did you see your most improvements while doing PT's?

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flash21
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did you see your most improvements while doing PT's?

Postby flash21 » Tue Jul 09, 2013 11:00 pm

While doing PT's and reviewing them, after you gained understanding on the fundamentals ? Or did you gain most of your points simply from drilling? I know a combination is necessary, but I was wondering where you guys believe a bulk of your points came from.

magickware
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Re: did you see your most improvements while doing PT's?

Postby magickware » Tue Jul 09, 2013 11:28 pm

No.

My first try at the LSAT I did nothing but PTs and cursory review. Didn't too hot.

The second time, I did some drilling and more PTs and a bit better review. Didn't do too hot either. Though it being close to 9 points under my PT average, I'm not sure if it was due to poor study methods or just nerves.

For my third, and last time, I did a lot of drilling and not a lot of PTs. Best improvement I've ever seen. Went from averaging between 169-173 to 170-177.

No idea if it's because of all the time I spent studying, or due to change in study methods. I'd argue both, with the change in methods weighing more heavily.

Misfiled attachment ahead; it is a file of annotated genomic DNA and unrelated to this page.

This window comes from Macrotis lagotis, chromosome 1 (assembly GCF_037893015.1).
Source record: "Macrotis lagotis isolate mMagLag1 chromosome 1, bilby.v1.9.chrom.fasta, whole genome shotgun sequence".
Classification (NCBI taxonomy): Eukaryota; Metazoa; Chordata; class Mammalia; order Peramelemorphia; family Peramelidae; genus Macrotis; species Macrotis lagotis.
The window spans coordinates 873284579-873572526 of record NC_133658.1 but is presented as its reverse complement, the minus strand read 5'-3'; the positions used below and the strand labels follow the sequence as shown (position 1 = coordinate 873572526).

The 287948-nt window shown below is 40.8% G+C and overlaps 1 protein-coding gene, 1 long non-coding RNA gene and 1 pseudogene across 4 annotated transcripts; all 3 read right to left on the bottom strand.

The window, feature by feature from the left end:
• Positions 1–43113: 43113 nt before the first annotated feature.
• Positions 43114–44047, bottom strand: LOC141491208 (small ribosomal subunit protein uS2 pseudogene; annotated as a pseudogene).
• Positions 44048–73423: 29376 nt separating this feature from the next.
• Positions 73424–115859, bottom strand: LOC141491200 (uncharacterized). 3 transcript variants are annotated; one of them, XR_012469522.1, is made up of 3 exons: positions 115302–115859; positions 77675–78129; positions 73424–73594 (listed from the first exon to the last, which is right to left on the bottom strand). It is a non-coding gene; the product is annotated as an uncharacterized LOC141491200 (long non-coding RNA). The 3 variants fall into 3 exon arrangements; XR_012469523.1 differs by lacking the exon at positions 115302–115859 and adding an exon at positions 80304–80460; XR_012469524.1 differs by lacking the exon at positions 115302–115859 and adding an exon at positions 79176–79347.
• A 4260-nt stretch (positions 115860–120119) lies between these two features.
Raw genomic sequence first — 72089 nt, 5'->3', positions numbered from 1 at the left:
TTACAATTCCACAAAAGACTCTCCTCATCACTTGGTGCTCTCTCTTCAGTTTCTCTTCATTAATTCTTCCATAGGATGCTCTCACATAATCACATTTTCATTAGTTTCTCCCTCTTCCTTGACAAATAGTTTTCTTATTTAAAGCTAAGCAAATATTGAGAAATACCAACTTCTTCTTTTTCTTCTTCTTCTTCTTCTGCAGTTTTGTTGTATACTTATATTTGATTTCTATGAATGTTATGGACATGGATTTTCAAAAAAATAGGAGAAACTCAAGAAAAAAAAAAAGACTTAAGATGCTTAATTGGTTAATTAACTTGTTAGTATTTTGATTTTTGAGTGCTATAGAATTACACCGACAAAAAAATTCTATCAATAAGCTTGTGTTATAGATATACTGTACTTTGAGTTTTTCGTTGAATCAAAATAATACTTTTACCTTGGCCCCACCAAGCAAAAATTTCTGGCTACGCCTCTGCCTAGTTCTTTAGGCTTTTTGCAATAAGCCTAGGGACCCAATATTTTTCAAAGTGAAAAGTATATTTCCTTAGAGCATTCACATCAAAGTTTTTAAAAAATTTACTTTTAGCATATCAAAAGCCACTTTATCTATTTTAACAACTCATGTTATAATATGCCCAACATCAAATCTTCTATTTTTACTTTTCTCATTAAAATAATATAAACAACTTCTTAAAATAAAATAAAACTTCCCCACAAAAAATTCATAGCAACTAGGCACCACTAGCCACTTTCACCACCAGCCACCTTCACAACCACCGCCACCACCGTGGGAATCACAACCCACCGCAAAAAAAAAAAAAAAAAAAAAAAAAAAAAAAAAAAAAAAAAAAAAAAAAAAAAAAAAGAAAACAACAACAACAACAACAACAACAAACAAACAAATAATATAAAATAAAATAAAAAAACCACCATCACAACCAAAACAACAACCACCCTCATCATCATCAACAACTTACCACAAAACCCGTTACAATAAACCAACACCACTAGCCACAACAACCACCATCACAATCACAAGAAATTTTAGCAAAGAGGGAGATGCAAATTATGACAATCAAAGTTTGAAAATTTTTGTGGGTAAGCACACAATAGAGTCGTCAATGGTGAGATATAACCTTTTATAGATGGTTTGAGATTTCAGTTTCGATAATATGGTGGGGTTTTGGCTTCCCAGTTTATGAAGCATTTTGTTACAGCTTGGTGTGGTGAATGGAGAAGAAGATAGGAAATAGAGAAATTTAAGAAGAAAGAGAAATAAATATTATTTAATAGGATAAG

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ScottRiqui
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Re: did you see your most improvements while doing PT's?

Postby ScottRiqui » Tue Jul 09, 2013 11:46 pm

Just my opinion, but I think that unless you're battling test anxiety or test fatigue, or constantly running out of time on full sections, I don't think there's much benefit from doing very many full PTs. Yeah, it's nice to be able to do a full, timed PT and get a "score" to track your progress with, but early on at least, you're probably better breaking up PTs into questions by type and drilling them.

ETA - Think back to high school/undergrad - if you were studying for a final, and had a bunch of the professor's old exams, did you sit down and take each one straight through, timed, thinking "ooh, I would have made a 97 on his Spring 2000 exam"? Probably not. You'd probably go through all of them, see what types of questions he asked and how frequently he asked them, and then use them to practice and to focus your studying.

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Otunga
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Re: did you see your most improvements while doing PT's?

Postby Otunga » Wed Jul 10, 2013 12:38 am